What should we do with our doubts? - Wrestling With God - TouchPoints

What should we do with our doubts?

God does not expect us to stop thinking and questioning when we trust in Christ as Savior. In fact, Scripture speaks often of our minds and thoughts. We are to love God with all our “mind[s]” (Mark 12:30), to change the way we think (Romans 12:2), to focus on “the things of heaven” (Colossians 3:2), “to destroy false arguments” (2 Corinthians 10:4), and to “think clearly” (1 Peter 1:13).

Matthew 28:16–20Then the eleven disciples left for Galilee, going to the mountain where Jesus had told them to go. When they saw him, they worshiped him—but some of them doubted! Jesus came and told his disciples, “I have been given all authority in heaven and on earth. Therefore, go and make disciples of all the nations, baptizing them in the name of the Father and the Son and the Holy Spirit. Teach these new disciples to obey all the commands I have given you. And be sure of this: I am with you always, even to the end of the age.”

In one of his last interactions with the disciples, Jesus commissioned them to spread his message, the gospel, throughout the world. Matthew reports that “they worshiped him—but some of them doubted!” Obviously, doubting is natural, even during worship and even for those most committed to Christ. How we deal with doubt is most important. Some people wallow in doubt and become skeptical of everything; others become discouraged or depressed; some turn from the faith entirely. These doubting disciples, however, became courageous proclaimers of God’s Good News and changed the world.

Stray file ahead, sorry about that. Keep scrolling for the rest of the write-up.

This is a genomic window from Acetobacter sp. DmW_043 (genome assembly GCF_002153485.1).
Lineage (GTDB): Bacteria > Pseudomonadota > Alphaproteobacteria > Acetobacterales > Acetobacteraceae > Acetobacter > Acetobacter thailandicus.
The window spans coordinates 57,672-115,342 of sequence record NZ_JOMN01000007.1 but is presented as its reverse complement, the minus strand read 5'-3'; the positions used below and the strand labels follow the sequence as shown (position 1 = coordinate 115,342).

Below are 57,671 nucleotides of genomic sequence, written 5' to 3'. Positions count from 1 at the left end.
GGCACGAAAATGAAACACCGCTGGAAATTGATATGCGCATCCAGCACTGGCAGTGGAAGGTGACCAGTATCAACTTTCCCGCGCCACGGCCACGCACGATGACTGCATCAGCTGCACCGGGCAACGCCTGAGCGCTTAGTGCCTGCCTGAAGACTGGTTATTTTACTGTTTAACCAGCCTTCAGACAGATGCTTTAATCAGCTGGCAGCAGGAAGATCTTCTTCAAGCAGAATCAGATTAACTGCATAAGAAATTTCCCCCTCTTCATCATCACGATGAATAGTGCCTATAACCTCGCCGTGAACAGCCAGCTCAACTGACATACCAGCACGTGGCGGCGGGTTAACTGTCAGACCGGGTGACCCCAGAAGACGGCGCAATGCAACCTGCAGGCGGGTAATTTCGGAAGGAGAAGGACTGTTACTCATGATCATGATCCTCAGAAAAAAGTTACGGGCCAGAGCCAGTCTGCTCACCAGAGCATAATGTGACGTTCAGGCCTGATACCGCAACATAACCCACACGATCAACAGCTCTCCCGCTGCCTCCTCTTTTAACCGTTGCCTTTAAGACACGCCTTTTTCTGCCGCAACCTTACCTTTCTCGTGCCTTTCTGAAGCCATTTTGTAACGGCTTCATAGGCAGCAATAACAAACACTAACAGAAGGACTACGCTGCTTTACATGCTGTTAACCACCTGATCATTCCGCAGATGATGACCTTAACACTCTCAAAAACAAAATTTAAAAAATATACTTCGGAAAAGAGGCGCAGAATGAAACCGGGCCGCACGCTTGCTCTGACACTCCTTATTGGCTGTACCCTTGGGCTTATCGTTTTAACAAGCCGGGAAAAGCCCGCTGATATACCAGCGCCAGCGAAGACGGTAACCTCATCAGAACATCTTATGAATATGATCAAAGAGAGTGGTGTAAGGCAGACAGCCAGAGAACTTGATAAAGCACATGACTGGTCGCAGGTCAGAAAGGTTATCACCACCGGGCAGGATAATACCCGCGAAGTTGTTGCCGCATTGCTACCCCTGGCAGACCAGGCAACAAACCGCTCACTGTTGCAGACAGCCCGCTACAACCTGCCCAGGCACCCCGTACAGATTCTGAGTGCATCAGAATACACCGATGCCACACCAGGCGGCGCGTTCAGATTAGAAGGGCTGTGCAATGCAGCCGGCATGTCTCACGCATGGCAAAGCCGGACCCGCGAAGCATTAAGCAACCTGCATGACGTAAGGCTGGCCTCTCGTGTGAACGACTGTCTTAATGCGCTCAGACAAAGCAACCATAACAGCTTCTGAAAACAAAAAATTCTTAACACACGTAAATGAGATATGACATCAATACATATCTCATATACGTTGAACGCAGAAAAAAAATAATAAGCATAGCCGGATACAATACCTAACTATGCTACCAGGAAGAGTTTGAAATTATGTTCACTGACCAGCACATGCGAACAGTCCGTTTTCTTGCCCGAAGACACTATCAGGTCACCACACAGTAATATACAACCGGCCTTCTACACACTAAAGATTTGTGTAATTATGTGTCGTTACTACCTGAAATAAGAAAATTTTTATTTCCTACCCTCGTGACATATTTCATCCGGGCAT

John 20:24–29But he replied, “I won’t believe it unless I see the nail wounds in his hands, put my fingers into them, and place my hand into the wound in his side.”

Eight days later the disciples were together again, and this time Thomas was with them. The doors were locked; but suddenly, as before, Jesus was standing among them. “Peace be with you,” he said. Then he said to Thomas, “Put your finger here, and look at my hands. Put your hand into the wound in my side. Don’t be faithless any longer. Believe!”

Then Jesus told him, “You believe because you have seen me. Blessed are those who believe without seeing me.”

The disciple most known for doubting is Thomas. We know that he was the disciple who was not afraid to speak his mind, to ask the tough questions (see John 14:5). Because Thomas had not yet witnessed Christ post-resurrection, he found great difficulty in believing the story to be true. Note that Thomas honestly expressed those feelings to the others. Then, when confronted with the facts, Thomas affirmed and proclaimed his faith in Christ. Like “doubting Thomas,” we should use our doubt to motivate us to look for answers.

Mark 9:23–24“What do you mean, ‘If I can’?” Jesus asked. “Anything is possible if a person believes.” The father instantly cried out, “I do believe, but help me overcome my unbelief!”

God wants us to be open and honest with him. This loving father wanted Jesus to heal his son. He asked for help and honestly admitted his faith-struggle. When we struggle to believe and even harbor doubts, we should express those feelings to God asking him to “overcome [our] unbelief.”